With these tips you should be able to get closer.

Lone Winter Bull Closeup


Sunday night we arrived in Elk County just before sunset hoping to see a nice Pennsylvania bull elk. We saw several cows and a few calves, but no bull. We persisted in our search and I was beginning to think we were going to get skunked, when I spotted this lone bull elk walking alongside the road. He was headed back into a run, so I turned the truck around, and traveled up the road in an attempt to catch him coming towards us. It worked! Before long we were set up with our tripods and clicking the shutters of our cameras. The backdrop consisted of some pine trees and the side of the mountain. Perfect!

Backgrounds are critical for quality photographs. I have captured many elk with my camera that have backgrounds that are just too busy. This is one of the main difficulties in wildlife photography–separating the subject from its background. If you are not successful in this method the resulting photograph will be unacceptable. After all, we are not after snapshots here; we are after photographs. We photographed this bull for well over 30 minutes and would have continued if the light wasn’t getting lost.

I like closeups of the elk, even the bulls. It is tempting to include their whole body and, of course, their large antlers; but I like to get up close and personal once in a while. These photographs reveal some detail we would never see otherwise. Look at the contrasting fur and pedicles of this bull’s antlers, as just so simple examples. I am quite sure that these two simple details would be lost if I had composed this photograph to capture the entire bull’s body and his antlers. Facial expressions on animals can be interesting as well. This photo shows some of the whites in this elk’s eyes. He is wondering what we are and what we are doing in his world. He is not totally alarmed but he is cautious, as his ears are up and on alert.

This last photograph shows even a bit more detail. Look closely again at the pedicles. Do you see the ring-like base protruding from the head of this bull? Do you see the tufts of fur below them? Do you notice the contrasting colors and size of the fur on this bull? What about the expression and the stare from the eyes of this bull? Each one of these details contributes to telling the full story of this bull as we encountered him in his environment.

My contention is the photographer who pays attention to detail and considers getting close-up will have quite a story to tell. Do you think these three photographs succeed in this attempt?

Remember that old saying: “a picture is worth a thousand words?” This can be true if the photographer pays attention to details. What stories do your photographs tell?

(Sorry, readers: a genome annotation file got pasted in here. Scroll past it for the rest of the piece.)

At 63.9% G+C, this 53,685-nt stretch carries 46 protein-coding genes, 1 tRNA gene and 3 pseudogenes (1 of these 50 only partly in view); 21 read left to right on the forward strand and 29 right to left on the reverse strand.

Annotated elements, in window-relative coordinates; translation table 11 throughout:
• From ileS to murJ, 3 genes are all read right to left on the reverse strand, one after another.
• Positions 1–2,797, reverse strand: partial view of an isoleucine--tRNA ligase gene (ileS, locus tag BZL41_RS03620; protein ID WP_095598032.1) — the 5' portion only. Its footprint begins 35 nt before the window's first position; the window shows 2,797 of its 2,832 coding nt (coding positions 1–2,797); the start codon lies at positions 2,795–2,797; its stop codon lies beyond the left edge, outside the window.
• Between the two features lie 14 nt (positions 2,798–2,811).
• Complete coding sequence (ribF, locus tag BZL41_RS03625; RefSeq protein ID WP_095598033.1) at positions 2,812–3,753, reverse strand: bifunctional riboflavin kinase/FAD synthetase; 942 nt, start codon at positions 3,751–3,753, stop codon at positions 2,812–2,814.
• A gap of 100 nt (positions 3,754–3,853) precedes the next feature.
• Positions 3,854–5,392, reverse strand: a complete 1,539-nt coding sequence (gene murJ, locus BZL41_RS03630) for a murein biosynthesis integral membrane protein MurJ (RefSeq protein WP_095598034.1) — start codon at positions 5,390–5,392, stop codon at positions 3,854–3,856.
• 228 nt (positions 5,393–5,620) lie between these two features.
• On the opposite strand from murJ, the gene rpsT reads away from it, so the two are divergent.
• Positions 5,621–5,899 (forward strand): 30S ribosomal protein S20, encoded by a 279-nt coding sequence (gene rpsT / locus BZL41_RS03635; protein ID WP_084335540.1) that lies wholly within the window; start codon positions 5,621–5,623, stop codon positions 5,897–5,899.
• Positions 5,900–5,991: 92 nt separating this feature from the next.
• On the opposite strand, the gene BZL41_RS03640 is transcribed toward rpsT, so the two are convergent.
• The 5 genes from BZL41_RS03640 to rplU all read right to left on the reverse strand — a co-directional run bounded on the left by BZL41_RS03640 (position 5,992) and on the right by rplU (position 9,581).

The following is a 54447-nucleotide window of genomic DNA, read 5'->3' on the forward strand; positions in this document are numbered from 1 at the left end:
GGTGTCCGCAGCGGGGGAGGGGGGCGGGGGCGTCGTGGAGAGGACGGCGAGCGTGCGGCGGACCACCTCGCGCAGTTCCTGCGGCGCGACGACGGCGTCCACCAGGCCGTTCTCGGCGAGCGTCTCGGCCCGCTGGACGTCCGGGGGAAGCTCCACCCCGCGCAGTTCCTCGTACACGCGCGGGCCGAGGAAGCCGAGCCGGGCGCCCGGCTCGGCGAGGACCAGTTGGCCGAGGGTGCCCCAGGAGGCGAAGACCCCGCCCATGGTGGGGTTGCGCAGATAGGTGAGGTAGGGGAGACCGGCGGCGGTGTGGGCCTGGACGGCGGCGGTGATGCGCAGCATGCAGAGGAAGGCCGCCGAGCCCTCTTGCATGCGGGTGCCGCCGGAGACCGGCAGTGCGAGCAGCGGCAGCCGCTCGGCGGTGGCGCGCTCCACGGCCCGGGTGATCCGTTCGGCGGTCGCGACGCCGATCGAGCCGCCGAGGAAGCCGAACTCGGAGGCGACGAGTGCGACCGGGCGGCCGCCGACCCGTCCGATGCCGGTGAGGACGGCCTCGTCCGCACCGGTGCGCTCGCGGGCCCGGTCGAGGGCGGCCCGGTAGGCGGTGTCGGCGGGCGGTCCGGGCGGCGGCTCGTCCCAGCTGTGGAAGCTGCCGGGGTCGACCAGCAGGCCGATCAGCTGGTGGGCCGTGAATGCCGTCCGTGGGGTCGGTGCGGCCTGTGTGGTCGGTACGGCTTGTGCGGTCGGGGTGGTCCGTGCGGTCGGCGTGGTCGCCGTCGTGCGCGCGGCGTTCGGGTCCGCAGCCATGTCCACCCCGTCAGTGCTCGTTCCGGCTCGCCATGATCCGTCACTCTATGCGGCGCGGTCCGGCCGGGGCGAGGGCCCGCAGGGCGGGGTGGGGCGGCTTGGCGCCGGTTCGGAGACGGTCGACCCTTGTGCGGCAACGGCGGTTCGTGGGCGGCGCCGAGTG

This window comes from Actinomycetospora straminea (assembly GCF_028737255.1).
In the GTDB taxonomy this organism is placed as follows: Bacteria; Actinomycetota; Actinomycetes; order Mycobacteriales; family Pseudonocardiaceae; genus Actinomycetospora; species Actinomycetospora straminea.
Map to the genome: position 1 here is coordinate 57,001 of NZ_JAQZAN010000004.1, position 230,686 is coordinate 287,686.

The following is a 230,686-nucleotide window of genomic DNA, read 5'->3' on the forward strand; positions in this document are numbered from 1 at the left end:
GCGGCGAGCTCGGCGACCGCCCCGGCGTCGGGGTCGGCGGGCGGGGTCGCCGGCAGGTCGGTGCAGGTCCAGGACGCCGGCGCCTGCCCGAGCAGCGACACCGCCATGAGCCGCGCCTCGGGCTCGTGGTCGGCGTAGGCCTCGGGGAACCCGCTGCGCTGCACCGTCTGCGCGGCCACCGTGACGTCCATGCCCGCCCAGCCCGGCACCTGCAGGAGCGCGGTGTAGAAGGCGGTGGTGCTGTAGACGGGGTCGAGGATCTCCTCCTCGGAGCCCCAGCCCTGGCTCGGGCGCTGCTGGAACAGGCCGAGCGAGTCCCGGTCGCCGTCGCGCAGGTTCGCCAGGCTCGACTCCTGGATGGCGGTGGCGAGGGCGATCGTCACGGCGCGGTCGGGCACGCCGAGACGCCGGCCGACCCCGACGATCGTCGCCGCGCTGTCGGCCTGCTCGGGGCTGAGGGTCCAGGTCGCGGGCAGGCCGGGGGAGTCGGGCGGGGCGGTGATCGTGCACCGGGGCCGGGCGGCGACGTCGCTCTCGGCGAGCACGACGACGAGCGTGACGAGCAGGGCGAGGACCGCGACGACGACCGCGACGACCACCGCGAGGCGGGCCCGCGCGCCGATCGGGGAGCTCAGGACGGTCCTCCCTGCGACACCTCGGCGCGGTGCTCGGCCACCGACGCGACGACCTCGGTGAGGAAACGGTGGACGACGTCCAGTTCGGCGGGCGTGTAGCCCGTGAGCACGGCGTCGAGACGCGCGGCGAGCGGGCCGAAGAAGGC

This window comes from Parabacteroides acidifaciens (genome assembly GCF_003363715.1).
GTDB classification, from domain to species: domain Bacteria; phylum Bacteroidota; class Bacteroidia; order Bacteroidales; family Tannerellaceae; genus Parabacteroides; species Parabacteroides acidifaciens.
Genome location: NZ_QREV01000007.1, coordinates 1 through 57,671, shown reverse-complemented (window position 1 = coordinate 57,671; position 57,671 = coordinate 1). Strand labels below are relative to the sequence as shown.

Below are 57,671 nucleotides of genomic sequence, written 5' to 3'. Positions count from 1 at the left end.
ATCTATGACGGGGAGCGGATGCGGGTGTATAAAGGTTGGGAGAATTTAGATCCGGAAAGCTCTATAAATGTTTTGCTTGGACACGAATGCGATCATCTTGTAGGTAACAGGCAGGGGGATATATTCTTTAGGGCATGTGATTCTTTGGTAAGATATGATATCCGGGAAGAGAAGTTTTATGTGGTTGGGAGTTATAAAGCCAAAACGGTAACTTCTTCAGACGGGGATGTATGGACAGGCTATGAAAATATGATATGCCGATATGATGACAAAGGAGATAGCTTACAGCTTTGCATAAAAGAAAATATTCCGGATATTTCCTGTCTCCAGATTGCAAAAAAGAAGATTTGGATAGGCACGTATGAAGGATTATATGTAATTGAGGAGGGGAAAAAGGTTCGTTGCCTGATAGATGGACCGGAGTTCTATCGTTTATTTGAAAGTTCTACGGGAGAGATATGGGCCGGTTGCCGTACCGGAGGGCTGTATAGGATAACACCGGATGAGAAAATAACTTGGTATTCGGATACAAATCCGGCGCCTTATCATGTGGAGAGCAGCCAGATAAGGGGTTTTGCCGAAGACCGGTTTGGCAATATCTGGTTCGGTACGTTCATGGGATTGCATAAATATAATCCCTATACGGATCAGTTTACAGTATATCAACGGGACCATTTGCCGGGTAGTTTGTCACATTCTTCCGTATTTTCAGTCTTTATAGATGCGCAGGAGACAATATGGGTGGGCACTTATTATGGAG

Preparation, Anticipation, and Preparation

Getting prepared for a photo outing is sometimes a lot of work but necessary work nevertheless. It’s the anticipation that helps motivate me to do the necessary preparation.

Checklists are made and double checked, bags are packed, and as gear is loaded the anticipation for the upcoming photo shoot keeps me going. I even imagine the kinds of images I hope to capture on the upcoming trip: let’s try to get some nice close-ups, how about some wide landscapes, and maybe some beautifully lit subjects at dawn or dusk. You see the anticipation not only drives the necessary preparation, but even makes it more manageable.

What do you do to prepare for a photo shoot? What does your routine look like? Do you imagine yourself out there in action before the action begins? It seems to me that mental preparation is about as important as the physical preparation.

I am ready to go shoot!


A butterfly. A beautiful butterfly. You see it floating along in all its majestic beauty. Doesn’t it look beautiful? Now, just try to photograph it!

Have you ever tried to photograph a butterfly? If you have, I’d like to know what worked for you? I was photographing osprey last week when some butterflies came along and grabbed my attention. I was waiting for the mother osprey to go out on another fishing expedition, so turning my attention elsewhere was not a problem. I thought, gee, there’s a butterfly, that should make a good photograph. Little did I realize how difficult this was going to be for me!

Butterflies are small and don’t sit still for very long. They float around from one spot to the next and focusing on them is a real challenge. I knew that chasing a butterfly is counterproductive and decided to simply stay in my position and let the butterflies come closer to me. This worked fairly well if I remained patient, but focusing still was not easy. I had many more out of focus photos than keepers. Are there any secrets or tricks to the trade when photographing butterflies?

Here are a few photos of my attempt at butterfly photography. I am not really completely happy with any of them. They are an attempt, which is a good thing, but now I have a strong desire to try this kind of wildlife photography again!


My son, James, thoroughly enjoys and has a passion for macro photography. He’s got a good eye and likes to get close and the closer the better.

I dabbled in macro photography over the years but my son taught me to look at things in a new way. Now when I am on a photo shoot I wonder how James is seeing things. What might we photograph in this location? When we go to a photo shoot together I get to see him in action and observe how his photo-mind works.

This past winter I was leading our PA Elk Photography Experience when we came across three horses running and playing the snowy pasture. They put on an impressive display for us with snow falling from the sky and flying off the horses’ hooves. It was an action-packed shoot that we encountered unexpectedly. In the midst of this opportunity we took some close-ups of the horses’ eyes. Here is one that I captured.